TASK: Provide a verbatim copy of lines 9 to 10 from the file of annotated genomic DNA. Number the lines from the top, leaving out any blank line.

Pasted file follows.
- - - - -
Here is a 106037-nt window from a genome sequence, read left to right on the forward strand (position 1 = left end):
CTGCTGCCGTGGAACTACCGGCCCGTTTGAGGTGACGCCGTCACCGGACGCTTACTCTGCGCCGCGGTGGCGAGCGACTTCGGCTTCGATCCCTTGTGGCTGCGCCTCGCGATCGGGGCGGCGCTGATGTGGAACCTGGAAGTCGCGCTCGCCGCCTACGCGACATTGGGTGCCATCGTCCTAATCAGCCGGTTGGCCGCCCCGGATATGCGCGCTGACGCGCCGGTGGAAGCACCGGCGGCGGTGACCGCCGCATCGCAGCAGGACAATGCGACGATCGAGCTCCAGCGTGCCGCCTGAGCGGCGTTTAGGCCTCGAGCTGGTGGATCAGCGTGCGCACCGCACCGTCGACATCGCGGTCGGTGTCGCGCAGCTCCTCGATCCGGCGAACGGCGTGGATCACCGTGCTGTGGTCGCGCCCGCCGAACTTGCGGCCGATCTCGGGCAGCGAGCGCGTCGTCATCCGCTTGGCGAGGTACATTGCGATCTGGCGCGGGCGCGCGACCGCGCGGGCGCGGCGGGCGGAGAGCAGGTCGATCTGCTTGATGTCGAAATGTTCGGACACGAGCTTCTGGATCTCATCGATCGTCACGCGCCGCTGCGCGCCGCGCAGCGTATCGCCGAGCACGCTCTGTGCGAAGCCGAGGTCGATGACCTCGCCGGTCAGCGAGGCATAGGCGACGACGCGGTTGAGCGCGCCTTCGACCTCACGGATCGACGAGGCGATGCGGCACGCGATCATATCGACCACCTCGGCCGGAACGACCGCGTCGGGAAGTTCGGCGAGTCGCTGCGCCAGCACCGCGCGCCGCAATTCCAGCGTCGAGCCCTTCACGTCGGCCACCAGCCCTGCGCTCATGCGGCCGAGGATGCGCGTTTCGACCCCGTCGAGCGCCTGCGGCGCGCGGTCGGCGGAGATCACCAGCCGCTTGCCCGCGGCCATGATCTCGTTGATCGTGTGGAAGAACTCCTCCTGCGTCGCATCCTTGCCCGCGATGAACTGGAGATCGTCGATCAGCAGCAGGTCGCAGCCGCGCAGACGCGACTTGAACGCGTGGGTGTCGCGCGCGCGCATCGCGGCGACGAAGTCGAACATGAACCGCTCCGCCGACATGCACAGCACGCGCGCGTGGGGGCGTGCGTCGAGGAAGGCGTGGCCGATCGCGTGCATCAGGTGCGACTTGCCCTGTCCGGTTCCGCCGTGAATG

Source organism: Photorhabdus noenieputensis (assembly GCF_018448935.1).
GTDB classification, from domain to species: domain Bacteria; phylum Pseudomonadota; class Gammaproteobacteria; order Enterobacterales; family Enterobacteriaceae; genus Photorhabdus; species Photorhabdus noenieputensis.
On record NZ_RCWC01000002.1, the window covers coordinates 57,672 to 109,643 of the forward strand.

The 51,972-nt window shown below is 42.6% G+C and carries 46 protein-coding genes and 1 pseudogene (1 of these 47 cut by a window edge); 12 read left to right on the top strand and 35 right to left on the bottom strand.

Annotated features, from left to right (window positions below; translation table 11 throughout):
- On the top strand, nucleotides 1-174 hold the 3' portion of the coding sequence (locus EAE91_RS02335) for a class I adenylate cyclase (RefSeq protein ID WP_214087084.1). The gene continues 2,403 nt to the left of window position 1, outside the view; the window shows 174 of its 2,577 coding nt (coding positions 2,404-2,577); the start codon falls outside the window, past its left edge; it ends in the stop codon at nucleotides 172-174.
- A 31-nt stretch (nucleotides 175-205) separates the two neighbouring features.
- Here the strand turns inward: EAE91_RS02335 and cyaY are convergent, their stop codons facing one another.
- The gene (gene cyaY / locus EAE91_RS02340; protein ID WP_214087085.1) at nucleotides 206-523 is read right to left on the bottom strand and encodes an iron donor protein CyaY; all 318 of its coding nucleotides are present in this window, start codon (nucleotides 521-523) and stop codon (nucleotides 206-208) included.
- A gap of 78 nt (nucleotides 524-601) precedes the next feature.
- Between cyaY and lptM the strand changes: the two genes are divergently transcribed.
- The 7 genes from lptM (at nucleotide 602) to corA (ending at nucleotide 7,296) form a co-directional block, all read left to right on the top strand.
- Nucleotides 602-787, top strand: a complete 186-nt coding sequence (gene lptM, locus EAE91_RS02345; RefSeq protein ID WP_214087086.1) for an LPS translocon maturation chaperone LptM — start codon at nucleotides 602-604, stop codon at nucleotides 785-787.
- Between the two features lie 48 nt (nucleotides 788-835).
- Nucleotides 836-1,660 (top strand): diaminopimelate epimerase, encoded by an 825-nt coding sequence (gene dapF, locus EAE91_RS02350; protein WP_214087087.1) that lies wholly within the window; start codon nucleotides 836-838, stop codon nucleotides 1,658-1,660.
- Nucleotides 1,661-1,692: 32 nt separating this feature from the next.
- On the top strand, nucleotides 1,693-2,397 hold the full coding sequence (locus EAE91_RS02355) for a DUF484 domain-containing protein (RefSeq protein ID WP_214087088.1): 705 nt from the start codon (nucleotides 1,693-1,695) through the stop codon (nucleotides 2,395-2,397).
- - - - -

- A 31-nt stretch (nucleotides 175-205) separates the two neighbouring features.
- Here the strand turns inward: EAE91_RS02335 and cyaY are convergent, their stop codons facing one another.